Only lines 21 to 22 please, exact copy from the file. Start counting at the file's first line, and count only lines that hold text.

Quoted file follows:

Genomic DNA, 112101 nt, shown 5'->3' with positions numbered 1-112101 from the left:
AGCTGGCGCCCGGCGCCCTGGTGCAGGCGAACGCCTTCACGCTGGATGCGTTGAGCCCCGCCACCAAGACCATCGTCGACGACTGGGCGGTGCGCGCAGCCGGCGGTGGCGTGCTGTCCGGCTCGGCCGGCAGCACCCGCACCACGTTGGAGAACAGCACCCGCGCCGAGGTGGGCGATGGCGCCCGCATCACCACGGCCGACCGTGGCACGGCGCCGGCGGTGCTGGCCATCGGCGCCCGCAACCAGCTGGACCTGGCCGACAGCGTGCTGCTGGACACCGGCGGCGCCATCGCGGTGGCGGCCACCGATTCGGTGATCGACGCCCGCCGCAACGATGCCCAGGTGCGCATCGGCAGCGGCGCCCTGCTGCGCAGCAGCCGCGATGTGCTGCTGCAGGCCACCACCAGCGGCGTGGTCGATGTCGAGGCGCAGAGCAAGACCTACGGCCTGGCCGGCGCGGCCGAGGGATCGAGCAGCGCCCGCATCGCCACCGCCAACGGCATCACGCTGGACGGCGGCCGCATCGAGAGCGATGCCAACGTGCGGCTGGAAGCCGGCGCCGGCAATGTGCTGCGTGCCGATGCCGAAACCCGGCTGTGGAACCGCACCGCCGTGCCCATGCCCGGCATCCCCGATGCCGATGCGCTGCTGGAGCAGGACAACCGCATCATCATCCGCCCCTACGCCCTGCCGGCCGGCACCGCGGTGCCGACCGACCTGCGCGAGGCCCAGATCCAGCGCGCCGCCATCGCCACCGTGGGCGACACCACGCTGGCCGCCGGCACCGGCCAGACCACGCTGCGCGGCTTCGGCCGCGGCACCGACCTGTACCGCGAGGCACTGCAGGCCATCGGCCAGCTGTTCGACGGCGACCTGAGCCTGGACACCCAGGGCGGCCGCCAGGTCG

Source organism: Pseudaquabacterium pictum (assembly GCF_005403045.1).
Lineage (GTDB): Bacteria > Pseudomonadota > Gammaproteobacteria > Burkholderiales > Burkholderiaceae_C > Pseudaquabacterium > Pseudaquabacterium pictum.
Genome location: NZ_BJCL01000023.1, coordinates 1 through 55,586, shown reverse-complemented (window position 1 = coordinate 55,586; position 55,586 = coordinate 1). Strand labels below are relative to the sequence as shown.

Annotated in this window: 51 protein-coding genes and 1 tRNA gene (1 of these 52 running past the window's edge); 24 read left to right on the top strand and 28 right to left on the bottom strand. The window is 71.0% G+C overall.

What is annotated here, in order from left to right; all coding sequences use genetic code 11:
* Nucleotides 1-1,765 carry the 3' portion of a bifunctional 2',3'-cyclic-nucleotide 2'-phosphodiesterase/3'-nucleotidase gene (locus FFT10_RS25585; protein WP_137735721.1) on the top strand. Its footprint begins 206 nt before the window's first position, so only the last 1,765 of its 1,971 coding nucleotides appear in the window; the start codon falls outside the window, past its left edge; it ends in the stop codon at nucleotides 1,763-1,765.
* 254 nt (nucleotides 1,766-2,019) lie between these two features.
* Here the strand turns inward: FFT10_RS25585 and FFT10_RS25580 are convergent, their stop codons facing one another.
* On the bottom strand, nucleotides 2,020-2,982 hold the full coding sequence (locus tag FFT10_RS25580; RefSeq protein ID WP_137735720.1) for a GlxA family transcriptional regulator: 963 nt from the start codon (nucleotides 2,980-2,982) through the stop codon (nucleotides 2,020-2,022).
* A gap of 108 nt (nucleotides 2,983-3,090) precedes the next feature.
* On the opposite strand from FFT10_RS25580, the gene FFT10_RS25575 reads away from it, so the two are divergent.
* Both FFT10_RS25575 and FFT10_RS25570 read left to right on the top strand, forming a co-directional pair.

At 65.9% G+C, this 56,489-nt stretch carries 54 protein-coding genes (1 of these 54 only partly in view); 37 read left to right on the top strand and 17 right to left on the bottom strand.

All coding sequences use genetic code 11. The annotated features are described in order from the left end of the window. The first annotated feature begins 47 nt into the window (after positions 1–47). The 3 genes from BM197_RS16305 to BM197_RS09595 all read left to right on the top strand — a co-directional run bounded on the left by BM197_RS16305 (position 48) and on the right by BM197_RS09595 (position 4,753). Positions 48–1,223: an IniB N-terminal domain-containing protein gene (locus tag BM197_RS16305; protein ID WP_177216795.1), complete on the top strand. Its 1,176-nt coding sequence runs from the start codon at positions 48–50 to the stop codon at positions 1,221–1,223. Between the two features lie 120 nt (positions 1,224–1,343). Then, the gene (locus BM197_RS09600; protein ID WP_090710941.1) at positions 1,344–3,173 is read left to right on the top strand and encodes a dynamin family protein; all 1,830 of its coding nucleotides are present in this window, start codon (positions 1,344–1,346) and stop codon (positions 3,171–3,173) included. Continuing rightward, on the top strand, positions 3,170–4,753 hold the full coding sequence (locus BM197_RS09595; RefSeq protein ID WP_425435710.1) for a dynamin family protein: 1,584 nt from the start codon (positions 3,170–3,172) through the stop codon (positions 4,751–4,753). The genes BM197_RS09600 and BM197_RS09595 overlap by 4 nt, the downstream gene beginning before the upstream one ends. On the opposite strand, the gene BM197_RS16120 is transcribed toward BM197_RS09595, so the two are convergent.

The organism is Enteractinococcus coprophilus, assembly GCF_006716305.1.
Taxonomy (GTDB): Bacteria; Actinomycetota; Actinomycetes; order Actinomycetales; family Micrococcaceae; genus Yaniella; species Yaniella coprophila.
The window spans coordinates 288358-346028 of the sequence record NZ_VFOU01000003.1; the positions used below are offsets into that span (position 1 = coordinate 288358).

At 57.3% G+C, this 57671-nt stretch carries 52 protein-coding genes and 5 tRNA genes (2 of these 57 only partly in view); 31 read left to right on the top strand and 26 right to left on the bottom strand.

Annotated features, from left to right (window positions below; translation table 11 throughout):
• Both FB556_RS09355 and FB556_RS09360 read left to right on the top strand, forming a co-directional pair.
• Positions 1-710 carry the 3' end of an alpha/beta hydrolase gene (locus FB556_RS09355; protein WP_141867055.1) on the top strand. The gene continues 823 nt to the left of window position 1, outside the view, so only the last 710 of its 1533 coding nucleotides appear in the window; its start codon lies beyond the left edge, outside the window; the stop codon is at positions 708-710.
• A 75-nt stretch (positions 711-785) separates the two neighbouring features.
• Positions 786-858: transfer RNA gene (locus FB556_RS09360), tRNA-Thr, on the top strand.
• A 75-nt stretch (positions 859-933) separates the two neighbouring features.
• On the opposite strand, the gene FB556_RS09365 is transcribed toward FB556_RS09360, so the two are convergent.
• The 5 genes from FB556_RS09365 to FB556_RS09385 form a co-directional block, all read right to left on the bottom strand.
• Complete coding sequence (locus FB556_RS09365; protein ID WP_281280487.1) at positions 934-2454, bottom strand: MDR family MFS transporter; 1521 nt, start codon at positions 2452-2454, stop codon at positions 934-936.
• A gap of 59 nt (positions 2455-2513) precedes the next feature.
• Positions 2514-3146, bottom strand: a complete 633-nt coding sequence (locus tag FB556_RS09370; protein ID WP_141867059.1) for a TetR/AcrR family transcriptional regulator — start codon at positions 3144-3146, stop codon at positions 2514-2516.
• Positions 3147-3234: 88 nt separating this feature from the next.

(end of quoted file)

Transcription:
Annotated features, from left to right (window positions below; translation table 11 throughout):
• Both FB556_RS09355 and FB556_RS09360 read left to right on the top strand, forming a co-directional pair.